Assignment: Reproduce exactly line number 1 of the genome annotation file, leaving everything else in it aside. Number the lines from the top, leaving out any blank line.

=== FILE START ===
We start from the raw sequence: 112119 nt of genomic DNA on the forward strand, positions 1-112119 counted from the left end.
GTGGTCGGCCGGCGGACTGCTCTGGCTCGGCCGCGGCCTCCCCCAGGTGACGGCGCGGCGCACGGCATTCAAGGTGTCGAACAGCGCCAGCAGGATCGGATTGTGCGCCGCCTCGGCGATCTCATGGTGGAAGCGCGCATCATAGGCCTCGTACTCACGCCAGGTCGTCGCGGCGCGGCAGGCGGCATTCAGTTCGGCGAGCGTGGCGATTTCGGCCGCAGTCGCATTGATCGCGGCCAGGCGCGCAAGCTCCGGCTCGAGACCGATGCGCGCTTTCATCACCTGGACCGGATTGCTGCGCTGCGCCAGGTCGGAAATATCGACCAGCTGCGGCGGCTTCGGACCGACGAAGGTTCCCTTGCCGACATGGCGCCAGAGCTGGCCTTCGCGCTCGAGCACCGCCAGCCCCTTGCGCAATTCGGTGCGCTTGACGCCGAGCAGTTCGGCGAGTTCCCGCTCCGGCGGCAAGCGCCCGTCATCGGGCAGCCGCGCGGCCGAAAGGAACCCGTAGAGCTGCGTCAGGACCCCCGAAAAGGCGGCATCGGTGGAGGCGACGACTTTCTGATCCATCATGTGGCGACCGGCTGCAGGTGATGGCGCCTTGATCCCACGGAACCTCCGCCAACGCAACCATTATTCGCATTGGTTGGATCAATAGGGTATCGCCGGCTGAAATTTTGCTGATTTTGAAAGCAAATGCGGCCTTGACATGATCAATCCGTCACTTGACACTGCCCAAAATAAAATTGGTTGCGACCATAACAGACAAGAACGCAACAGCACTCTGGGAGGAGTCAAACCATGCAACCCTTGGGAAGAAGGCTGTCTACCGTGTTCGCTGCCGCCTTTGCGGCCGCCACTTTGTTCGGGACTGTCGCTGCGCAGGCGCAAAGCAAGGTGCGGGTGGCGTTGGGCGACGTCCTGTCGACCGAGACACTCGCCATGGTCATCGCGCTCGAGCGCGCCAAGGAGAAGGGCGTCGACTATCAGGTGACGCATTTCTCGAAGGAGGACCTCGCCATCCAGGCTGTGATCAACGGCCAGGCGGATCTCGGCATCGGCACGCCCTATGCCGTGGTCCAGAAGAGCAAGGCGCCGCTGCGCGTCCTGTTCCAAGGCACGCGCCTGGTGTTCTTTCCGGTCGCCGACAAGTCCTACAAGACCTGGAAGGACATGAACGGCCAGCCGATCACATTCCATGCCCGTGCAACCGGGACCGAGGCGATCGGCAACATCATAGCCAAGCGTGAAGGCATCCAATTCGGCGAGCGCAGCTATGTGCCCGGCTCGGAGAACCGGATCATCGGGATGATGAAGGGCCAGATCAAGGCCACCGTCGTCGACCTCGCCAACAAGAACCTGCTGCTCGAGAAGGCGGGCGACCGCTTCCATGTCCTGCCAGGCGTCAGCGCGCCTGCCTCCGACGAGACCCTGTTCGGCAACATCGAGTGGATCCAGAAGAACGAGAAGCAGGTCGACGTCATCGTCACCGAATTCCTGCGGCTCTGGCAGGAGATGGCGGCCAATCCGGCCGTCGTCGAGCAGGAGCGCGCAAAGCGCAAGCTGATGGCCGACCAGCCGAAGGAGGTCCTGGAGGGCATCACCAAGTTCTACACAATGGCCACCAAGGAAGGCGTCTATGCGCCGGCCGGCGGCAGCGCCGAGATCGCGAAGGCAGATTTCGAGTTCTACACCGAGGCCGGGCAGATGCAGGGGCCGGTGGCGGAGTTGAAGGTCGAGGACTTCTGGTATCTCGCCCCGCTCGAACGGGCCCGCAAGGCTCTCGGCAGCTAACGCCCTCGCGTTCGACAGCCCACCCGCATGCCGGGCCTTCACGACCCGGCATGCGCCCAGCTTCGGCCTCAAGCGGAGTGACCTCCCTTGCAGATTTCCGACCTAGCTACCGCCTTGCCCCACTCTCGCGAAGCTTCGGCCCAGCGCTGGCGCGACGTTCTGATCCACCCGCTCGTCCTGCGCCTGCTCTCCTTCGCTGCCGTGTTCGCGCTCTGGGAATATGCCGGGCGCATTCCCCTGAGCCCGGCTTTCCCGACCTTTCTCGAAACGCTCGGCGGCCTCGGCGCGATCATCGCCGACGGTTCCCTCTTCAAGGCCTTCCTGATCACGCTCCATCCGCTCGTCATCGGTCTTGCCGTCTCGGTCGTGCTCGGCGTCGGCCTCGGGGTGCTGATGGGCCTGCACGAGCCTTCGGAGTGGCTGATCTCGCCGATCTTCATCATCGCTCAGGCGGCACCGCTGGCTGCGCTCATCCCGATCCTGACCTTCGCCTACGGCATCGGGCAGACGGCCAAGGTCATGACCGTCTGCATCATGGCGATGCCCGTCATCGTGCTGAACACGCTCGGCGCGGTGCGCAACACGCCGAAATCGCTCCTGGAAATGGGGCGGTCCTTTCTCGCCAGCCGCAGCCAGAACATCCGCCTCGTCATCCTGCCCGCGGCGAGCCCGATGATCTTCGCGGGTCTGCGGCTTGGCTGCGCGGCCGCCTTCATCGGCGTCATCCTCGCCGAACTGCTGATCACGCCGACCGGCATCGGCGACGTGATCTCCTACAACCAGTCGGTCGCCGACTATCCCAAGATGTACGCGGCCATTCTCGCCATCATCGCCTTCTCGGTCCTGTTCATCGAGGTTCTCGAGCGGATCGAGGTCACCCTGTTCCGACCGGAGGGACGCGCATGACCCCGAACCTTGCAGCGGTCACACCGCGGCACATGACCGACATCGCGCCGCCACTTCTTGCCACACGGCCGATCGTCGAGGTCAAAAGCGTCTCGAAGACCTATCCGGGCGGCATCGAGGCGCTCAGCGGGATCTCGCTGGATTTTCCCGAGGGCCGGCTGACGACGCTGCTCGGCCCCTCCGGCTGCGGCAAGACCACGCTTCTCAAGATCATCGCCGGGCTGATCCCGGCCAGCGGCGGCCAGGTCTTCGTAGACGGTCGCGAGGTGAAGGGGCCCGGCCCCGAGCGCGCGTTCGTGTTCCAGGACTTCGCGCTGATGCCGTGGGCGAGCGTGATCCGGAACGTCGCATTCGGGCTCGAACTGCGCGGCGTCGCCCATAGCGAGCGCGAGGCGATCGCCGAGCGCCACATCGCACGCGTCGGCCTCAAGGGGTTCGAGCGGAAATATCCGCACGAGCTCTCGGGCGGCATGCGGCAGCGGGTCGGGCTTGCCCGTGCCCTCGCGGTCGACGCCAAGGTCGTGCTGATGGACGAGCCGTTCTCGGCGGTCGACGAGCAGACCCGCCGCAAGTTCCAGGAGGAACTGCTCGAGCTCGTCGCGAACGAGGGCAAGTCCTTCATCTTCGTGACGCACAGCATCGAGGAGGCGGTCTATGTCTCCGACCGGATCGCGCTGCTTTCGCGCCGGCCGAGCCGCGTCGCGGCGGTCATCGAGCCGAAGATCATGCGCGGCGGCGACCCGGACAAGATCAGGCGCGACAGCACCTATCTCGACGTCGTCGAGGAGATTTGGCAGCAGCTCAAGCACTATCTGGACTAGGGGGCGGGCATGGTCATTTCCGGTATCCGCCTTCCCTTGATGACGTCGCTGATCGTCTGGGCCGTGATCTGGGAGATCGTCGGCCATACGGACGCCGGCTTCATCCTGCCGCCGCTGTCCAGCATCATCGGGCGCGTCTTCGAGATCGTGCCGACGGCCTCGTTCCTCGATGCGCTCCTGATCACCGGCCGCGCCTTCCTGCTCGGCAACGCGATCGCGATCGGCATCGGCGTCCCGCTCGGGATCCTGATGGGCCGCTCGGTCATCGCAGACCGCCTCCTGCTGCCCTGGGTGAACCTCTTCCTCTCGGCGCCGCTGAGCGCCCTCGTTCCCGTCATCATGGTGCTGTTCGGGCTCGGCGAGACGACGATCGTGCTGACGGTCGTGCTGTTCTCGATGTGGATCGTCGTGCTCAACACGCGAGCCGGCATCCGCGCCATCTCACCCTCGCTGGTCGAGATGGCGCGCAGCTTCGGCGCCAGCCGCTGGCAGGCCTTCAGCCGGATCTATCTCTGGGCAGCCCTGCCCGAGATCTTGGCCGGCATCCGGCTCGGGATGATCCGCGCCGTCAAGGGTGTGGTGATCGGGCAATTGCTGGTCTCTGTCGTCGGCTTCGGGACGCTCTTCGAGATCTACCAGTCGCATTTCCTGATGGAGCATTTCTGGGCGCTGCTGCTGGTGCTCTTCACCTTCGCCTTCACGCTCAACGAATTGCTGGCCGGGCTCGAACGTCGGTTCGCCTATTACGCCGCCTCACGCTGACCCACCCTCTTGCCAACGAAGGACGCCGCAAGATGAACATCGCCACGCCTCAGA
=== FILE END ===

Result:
We start from the raw sequence: 112119 nt of genomic DNA on the forward strand, positions 1-112119 counted from the left end.